Instant Is Not Real-time

Facebook, Inc.
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Should Enterprise software be like Facebook? That’s a question Salesforce CEO Mark Benioff recently raised. While reading Dennis Howlett’s analysis, Dennis makes a very simple but easy-to-overlook point about the difference between instant media and real-time media. It’s an important point, one I believe gets lost in the noise and hype about social media.


One of my main focuses is health care adoption and employment of software for improving collaboration and communication among patients and doctors and nurses. It’s important, therefore, to understand the property differences between media and the different contexts, conditions and processes needed for successful deployment. What works for consumers (Facebook) doesn’t necessarily work for business.

One of the properties of media like Twitter and Facebook has to do with time. Twitter and Facebook statuses are instant (at least when there are not server errors). Instant is exactly that: immediate, without regard to relevance. Real-time, however, has to do with relevance. In an enterprise, what matters are information flows – and without context and relevance, information is just data.

Real-time is more than just anytime (which is what instant is) – I need the right information delivered at the right time within the right context throughout the right process.

This distinction between instant and real-time is critical because any software developed must take into account the purposes and needs and contexts in order to ensure proper user experience and appropriate results.

So no: I don’t believe Enterprise software should be designed like Facebook. It follows then, that any software designed for patients and hospitals and doctors and nurses must not confuse themselves with consumer applications.


Therefore, any healthcare enterprise analogues of media like Twitter, must take into account the difference between instant and real-time. The applications must take into account the sociological and informational needs of clinical processes. Otherwise, disaster is certainly built-in.

Software lock-in is a huge problem in technology. I fear that philosophical lock-in of social media philosophy may be one our time’s greatest threats. (As an illustration of what I mean, the Privacy Is Dead mantra is, I fear, just one self-fulfilling instance of social media fallacy – it’s one of the most dangerous myths propounded and accepted by superficial thinking these days – it’s a dangerous mind-virus.)

We need a clear language when discussing technology – especially media technologies. Confusing instant with real-time is sloppy thinking. In a health care context, it’s downright dangerous.

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  1. Thanks Phil. I see your point and agree that it would be a challenge. I think perhaps that cost and productivity analysis would warrant such an engineering and technology investment.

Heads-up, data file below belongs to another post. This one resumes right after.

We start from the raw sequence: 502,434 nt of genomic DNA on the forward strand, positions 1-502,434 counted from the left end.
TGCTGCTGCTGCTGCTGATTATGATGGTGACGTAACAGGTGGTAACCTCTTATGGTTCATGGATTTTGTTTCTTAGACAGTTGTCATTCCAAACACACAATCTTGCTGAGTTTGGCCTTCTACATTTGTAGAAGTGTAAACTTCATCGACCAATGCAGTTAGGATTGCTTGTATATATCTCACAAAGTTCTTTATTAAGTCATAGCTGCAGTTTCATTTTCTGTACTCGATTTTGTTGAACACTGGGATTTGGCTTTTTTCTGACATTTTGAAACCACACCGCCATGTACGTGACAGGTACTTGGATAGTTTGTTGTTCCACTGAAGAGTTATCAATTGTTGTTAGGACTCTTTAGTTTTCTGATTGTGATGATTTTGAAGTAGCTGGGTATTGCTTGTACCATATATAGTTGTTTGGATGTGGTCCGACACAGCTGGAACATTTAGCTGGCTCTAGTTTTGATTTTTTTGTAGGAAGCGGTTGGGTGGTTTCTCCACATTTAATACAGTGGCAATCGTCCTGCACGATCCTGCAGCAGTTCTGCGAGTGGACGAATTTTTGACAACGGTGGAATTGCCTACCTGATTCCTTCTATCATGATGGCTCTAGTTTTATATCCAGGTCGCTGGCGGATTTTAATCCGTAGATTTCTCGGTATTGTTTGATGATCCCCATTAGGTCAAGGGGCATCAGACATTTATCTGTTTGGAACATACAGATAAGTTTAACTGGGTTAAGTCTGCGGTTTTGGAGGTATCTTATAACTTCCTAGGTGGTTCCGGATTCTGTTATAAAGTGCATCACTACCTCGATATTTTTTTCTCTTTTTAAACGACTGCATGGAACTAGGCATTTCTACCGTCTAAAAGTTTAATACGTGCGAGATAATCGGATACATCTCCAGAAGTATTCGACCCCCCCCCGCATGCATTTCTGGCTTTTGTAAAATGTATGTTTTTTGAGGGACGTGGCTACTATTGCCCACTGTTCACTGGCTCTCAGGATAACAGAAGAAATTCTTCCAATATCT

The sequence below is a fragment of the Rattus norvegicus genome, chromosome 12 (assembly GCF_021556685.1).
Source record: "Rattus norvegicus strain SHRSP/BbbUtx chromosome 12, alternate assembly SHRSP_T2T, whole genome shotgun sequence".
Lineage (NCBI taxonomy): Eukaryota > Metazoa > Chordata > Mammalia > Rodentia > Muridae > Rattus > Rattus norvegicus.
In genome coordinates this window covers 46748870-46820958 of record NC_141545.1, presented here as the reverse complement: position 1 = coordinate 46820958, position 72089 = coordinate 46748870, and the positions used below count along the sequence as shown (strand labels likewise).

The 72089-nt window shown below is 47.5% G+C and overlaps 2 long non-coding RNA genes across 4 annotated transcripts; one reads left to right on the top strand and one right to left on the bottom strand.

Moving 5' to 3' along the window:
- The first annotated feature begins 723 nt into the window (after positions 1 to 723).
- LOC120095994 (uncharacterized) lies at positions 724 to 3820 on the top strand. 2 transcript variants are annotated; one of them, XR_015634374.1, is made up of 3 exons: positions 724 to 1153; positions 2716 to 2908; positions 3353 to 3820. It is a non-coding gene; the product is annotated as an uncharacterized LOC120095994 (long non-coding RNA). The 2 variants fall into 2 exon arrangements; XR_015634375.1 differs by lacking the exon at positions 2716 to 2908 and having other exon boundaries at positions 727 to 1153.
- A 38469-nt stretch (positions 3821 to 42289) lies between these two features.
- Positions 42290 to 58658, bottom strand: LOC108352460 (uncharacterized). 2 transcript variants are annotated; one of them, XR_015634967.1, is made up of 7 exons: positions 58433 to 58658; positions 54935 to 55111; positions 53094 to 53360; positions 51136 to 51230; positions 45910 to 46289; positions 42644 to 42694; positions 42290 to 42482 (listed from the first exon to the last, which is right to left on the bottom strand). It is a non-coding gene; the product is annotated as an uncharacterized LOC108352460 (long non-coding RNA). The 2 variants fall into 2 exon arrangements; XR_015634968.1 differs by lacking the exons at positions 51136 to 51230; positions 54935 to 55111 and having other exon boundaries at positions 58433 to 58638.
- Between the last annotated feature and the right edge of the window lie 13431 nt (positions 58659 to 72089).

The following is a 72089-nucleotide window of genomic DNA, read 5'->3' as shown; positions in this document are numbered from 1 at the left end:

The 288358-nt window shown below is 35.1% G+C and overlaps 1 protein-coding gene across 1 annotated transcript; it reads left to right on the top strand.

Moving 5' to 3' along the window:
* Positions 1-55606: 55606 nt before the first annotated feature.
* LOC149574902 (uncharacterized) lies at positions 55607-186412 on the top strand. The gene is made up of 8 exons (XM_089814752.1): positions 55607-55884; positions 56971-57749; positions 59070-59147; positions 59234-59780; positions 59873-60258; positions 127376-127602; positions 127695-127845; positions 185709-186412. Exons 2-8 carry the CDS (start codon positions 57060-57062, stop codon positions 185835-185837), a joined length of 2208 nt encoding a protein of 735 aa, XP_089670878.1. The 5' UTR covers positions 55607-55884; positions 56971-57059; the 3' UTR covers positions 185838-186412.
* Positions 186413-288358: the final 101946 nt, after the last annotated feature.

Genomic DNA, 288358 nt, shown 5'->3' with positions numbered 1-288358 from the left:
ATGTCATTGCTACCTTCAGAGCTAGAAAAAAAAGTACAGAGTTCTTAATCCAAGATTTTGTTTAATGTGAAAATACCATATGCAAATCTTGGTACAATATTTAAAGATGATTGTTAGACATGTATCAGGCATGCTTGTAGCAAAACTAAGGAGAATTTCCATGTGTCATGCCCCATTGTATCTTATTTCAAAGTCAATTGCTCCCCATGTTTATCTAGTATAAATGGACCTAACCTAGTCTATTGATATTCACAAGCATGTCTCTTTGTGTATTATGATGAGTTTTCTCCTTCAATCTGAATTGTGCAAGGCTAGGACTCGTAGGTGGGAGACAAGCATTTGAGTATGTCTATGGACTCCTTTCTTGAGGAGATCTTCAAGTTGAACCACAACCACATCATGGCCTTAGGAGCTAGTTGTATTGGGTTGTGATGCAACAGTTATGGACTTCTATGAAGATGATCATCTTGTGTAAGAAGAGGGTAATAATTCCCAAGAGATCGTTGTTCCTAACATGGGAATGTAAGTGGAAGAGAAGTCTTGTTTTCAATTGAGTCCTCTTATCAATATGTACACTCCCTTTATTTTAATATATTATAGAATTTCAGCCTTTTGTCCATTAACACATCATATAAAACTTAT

The fact that the numbers of tests that are performed and the time that it requires to process (run the tests, report, interpret, communicate the tests among the appropriate staff etc) could justify the efforts to have such technology implemented.

    I concur that the health and safety benefits would be enormous. This has me thinking in a different way now. I also see that the functionality and the way that different personnel would use it would need to be developed. I can envision this system having interdisciplinary communication that would stream line processes.

    Thanks for the clarification and for something to think about.

  2. Hi Drew,

    Sure – great question.

    Let’s us Twitter (or an Enterprise analogue) as an example. The raw instant streaming of events on a clinical micro-sharing platform wouldn’t be nearly as useful as one that more intelligently managed the flow and timing of information. In fact, it could just create too much noise where important information gets lost. I may not want “tweets” on every piece of information (labs, doc orders, etc.) but I would want the critical ones. The ability to filter is key – so is the ability to deliver relevant data and information at the right time.

    Technologically, the engineering involving in creating what I would call true Real-time software (versus Instant) would be intensive and challenging.

    I think that Twitteresque applications could be enormously appealing in a clinical setting, but their use would require a different mode of use than a consumer application (as they way Twitter works int the public setting).

    Also, there are probably different uses of real-time software depending on the context: nurses may have different application needs than say administrators. And yet, having enterprise software that “ties” it all together could improve patient care and safety.

    Hope that helps.


  3. Phil, I am intrigued by your post. I’m trying to contextually apply your logic to clinical scanarios and I am uncertain that I follow. Can you give me a clinical example as to how this is dangerous? I’m not saying I disagree, I’m just looking for clarification.

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